“Wheel of Fortune and Fantasy” (2021, Film Movement) Three stories, told plainly and with the most subtle camerawork, detail the complexities in the axis of dreams, reality, and how we exist in or pursue each as part of our daily lives. Writer-director Ryusuke Hamaguchi – a recent Oscar winner for “Drive My Car” – details this traffic jam through three stories, all anchored by female characters: a woman discovers that her best friend is dating her dog of an ex-boyfriend, a college student convinces his friend with benefits to seduce a flint college professor, and in a future world where computer networks have collapsed, a college reunion brings together two women who believe the other to be someone that they are not. Dialogue and performance drive all of the stories, which one might think would result in some dry material, but Hamaguchi understands that words can devastate and invigorate with the same impact as a Big Dramatic Scene or vigorous action; his are carefully chosen and unfold remarkable worlds within worlds, largely in the audience’s imagination. “Wheel” epitomizes great movie storytelling by stripping away much of support lent by a visual medium; you do the heavy lifting, and discover that the extra effort is worth it. Film Movement’s Blu-ray includes an interview with Hamaguchi and “The Chicken,” a 2014 short, crafted with equal care about minor moments with major impact on a young Japanese immigrant and a chicken bought for his dinner.
“Beverly of Graustark” (1926, Undercrank Productions) Charming silent vehicle for star Marion Davies, whose underappreciated comic abilities get a fine showcase in this frothy switched-identities film. When a skiing accident sidelines her cousin, Graustark crown prince-to-be Oscar (Creighton Hale), Davies’ Beverly assumes his identity and becomes embroiled in intrigue with general Roy D’Arcy and romance with goatherd Antonio Moreno. Much of the humor centers on Davies stepping in and out of her princely garb, often within the same scene; decades of similar comedies may have blunted some of the humor, but Davies propels the action with abundant energy and good cheer. The 4K Blu-ray, drawn from the Davies Collection at the Library of Congress, looks pristine and includes both the finale in two-strip Technicolor and a swell original organ score by Undercrank chief/historian Ben Model.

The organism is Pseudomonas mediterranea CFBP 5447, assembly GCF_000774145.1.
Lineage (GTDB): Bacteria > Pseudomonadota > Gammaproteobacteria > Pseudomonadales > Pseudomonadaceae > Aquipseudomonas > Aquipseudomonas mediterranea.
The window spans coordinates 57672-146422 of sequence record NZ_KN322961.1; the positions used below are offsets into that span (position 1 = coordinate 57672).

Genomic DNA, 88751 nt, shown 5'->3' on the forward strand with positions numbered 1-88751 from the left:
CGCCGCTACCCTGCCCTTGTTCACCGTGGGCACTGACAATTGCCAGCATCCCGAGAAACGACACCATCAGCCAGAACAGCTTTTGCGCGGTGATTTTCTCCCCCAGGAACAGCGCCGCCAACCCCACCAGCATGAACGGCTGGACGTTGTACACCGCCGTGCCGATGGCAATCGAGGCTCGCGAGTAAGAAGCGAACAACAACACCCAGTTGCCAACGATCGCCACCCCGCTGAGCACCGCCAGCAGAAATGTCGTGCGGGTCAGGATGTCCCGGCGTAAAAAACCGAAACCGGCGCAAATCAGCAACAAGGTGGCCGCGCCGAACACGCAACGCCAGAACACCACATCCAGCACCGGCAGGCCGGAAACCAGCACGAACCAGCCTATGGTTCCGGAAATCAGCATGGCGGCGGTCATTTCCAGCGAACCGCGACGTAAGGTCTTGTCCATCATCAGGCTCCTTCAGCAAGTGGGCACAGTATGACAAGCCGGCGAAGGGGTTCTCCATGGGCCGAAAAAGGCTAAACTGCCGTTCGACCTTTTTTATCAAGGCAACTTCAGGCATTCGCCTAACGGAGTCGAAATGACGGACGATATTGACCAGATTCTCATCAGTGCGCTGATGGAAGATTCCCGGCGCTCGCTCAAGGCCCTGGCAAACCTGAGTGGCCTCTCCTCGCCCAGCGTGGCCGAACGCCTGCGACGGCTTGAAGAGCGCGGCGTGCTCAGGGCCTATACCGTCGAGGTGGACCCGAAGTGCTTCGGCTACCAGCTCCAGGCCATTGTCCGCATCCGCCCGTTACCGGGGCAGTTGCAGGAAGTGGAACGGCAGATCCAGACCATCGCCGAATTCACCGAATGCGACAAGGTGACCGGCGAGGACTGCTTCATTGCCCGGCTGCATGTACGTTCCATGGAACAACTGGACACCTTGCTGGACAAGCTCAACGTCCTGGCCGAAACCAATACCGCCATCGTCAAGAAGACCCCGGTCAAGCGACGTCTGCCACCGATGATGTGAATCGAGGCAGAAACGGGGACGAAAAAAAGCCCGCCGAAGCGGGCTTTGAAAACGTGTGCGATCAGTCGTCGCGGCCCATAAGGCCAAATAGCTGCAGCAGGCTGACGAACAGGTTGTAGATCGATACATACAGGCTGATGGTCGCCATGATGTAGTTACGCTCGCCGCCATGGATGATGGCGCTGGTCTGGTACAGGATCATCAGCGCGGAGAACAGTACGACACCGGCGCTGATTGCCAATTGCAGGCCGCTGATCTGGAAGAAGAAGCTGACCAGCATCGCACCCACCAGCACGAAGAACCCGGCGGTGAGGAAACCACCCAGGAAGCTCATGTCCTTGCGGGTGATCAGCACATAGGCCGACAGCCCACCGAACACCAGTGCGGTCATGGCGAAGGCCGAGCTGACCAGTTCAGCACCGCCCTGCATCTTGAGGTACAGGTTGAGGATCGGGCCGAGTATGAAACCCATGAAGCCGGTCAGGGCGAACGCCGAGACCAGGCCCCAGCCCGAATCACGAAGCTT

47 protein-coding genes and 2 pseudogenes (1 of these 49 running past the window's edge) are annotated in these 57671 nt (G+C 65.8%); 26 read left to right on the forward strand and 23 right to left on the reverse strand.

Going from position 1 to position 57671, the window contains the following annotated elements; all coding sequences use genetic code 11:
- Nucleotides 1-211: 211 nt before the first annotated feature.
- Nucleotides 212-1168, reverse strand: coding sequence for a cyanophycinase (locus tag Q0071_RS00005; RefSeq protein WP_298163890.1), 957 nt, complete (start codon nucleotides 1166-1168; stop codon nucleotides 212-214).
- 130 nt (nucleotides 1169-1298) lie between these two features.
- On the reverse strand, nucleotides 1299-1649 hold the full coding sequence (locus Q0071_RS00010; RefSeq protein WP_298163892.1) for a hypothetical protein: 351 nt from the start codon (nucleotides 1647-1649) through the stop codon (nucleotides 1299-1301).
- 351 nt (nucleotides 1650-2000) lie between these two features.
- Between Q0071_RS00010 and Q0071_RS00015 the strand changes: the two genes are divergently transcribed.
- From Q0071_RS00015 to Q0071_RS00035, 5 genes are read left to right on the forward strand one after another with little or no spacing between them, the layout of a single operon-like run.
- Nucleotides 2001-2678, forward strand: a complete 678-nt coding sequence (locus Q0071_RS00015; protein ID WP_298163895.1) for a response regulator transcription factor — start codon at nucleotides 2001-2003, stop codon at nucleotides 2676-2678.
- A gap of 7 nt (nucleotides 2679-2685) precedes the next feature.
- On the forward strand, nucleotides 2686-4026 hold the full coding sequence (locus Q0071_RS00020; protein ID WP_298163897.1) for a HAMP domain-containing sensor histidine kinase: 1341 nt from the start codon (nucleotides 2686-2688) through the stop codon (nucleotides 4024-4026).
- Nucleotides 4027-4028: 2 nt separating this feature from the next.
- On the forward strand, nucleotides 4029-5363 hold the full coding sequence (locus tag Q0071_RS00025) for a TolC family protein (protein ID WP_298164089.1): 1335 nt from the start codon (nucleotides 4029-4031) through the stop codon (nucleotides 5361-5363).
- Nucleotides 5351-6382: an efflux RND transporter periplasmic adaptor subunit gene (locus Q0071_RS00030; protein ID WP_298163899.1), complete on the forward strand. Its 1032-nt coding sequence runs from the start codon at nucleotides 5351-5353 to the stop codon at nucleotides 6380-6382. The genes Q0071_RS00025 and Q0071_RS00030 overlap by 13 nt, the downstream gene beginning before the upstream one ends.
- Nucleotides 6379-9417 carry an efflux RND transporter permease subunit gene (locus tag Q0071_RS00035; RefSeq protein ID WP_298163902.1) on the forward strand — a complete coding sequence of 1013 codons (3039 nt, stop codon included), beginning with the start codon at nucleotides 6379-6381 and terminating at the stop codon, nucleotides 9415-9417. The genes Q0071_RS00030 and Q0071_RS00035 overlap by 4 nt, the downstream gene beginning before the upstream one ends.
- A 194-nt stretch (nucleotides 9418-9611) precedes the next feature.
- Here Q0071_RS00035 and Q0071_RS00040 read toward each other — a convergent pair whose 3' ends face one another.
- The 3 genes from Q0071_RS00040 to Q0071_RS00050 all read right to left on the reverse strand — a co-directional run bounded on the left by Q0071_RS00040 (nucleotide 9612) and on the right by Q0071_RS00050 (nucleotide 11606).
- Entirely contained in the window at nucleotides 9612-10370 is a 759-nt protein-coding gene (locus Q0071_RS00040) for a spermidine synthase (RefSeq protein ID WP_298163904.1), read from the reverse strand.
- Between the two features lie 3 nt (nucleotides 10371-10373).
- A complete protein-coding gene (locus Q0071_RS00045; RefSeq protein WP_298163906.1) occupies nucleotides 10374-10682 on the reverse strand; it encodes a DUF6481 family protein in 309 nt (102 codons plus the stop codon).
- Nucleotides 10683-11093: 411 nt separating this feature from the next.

“Come Drink with Me” (1966, Arrow Video) Bandits kidnap the son of a provincial governor, prompting his sister, Golden Swallow (Cheng Pei-pei) to rescue him with the help of Drunken Cat (Yueh Hua), an addled beggar with a slew of secrets. Director/co-writer King Hu’s final effort for Hong Kong’s Shaw Brothers and first pass at the wuxia genre – the highly stylized form of Chinese martial arts film that preceded the more action-oriented kung fu movies of Bruce Lee and the late, great Jimmy Wang Yu – he would help to perfect is loaded with intricate fight sequences (influenced, like the story itself, by Chinese opera) and Hu’s signature story complexities and careful camera compositions. The film’s most exceptional element is Pei-pei, then just 18 years old and using her background as a trained dancer to deliver a formidable mix of grace and power; Pei-pei would return to prominence three decades later in Ang Lee’s “Crouching Tiger, Hidden Dragon,” which owed more than a few nods to Hu and this film. Arrow’s terrific Blu-ray includes commentary by Hong Kong historian Tony Rayns, lengthy archival interviews with Pei-Pei and Yueh Ha, and a documentary segment on wuxia with contributons by Pei-pei, John Woo, Gordon Liu, Sammo Hung and others. Trailer for “Drink” and its sequel, “Golden Swallow,” fill out the disc.